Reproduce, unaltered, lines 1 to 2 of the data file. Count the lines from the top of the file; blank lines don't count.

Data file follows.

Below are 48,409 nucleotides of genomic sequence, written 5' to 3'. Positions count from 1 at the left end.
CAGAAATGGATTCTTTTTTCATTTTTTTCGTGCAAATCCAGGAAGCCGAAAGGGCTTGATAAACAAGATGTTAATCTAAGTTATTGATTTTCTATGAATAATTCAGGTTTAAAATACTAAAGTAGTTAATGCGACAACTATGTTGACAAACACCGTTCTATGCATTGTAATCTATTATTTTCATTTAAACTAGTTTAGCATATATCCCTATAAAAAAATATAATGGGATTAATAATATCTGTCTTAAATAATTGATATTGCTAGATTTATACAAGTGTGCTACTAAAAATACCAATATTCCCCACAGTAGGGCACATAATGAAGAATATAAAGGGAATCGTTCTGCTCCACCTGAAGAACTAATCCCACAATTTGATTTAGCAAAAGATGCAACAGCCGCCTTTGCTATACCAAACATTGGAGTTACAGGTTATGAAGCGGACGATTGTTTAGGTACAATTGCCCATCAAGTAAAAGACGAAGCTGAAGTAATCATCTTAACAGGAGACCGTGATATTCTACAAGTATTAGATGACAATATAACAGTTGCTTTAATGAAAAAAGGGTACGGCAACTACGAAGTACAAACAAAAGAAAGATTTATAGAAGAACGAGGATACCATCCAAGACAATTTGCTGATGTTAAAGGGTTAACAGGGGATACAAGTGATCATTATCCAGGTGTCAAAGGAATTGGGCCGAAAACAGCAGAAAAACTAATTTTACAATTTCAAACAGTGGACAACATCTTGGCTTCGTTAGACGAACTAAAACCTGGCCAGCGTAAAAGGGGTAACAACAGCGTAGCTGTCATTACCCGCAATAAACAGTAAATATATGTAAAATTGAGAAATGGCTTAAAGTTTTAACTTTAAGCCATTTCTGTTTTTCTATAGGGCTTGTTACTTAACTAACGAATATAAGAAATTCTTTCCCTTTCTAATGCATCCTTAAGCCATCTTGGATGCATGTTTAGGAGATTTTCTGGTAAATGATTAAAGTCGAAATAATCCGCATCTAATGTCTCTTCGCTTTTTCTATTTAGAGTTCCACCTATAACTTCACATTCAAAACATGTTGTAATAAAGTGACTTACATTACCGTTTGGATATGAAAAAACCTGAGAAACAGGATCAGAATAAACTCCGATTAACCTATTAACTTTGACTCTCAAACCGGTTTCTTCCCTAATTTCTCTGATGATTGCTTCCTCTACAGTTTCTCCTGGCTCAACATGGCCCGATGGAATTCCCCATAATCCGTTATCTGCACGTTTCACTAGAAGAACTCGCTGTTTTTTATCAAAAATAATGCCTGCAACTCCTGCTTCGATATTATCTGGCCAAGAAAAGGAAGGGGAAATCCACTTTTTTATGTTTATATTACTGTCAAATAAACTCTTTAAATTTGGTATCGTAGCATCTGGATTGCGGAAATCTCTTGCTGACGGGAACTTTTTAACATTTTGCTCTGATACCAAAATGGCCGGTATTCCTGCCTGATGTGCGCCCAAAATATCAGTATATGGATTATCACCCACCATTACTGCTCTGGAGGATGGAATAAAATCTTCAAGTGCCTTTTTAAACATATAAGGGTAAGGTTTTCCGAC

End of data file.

Below are 48,409 nucleotides of genomic sequence, written 5' to 3'. Positions count from 1 at the left end.
CAGAAATGGATTCTTTTTTCATTTTTTTCGTGCAAATCCAGGAAGCCGAAAGGGCTTGATAAACAAGATGTTAATCTAAGTTATTGATTTTCTATGAATAATTCAGGTTTAAAATACTAAAGTAGTTAATGCGACAACTATGTTGACAAACACCGTTCTATGCATTGTAATCTATTATTTTCATTTAAACTAGTTTAGCATATATCCCTATAAAAAAATATAATGGGATTAATAATATCTGTCTTAAATAATTGATATTGCTAGATTTATACAAGTGTGCTACTAAAAATACCAATATTCCCCACAGTAGGGCACATAATGAAGAATATAAAGGGAATCGTTCTGCTCCACCTGAAGAACTAATCCCACAATTTGATTTAGCAAAAGATGCAACAGCCGCCTTTGCTATACCAAACATTGGAGTTACAGGTTATGAAGCGGACGATTGTTTAGGTACAATTGCCCATCAAGTAAAAGACGAAGCTGAAGTAATCATCTTAACAGGAGACCGTGATATTCTACAAGTATTAGATGACAATATAACAGTTGCTTTAATGAAAAAAGGGTACGGCAACTACGAAGTACAAACAAAAGAAAGATTTATAGAAGAACGAGGATACCATCCAAGACAATTTGCTGATGTTAAAGGGTTAACAGGGGATACAAGTGATCATTATCCAGGTGTCAAAGGAATTGGGCCGAAAACAGCAGAAAAACTAATTTTACAATTTCAAACAGTGGACAACATCTTGGCTTCGTTAGACGAACTAAAACCTGGCCAGCGTAAAAGGGGTAACAACAGCGTAGCTGTCATTACCCGCAATAAACAGTAAATATATGTAAAATTGAGAAATGGCTTAAAGTTTTAACTTTAAGCCATTTCTGTTTTTCTATAGGGCTTGTTACTTAACTAACGAATATAAGAAATTCTTTCCCTTTCTAATGCATCCTTAAGCCATCTTGGATGCATGTTTAGGAGATTTTCTGGTAAATGATTAAAGTCGAAATAATCCGCATCTAATGTCTCTTCGCTTTTTCTATTTAGAGTTCCACCTATAACTTCACATTCAAAACATGTTGTAATAAAGTGACTTACATTACCGTTTGGATATGAAAAAACCTGAGAAACAGGATCAGAATAAACTCCGATTAACCTATTAACTTTGACTCTCAAACCGGTTTCTTCCCTAATTTCTCTGATGATTGCTTCCTCTACAGTTTCTCCTGGCTCAACATGGCCCGATGGAATTCCCCATAATCCGTTATCTGCACGTTTCACTAGAAGAACTCGCTGTTTTTTATCAAAAATAATGCCTGCAACTCCTGCTTCGATATTATCTGGCCAAGAAAAGGAAGGGGAAATCCACTTTTTTATGTTTATATTACTGTCAAATAAACTCTTTAAATTTGGTATCGTAGCATCTGGATTGCGGAAATCTCTTGCTGACGGGAACTTTTTAACATTTTGCTCTGATACCAAAATGGCCGGTATTCCTGCCTGATGTGCGCCCAAAATATCAGTATATGGATTATCACCCACCATTACTGCTCTGGAGGATGGAATAAAATCTTCAAGTGCCTTTTTAAACATATAAGGGTAAGGTTTTCCGAC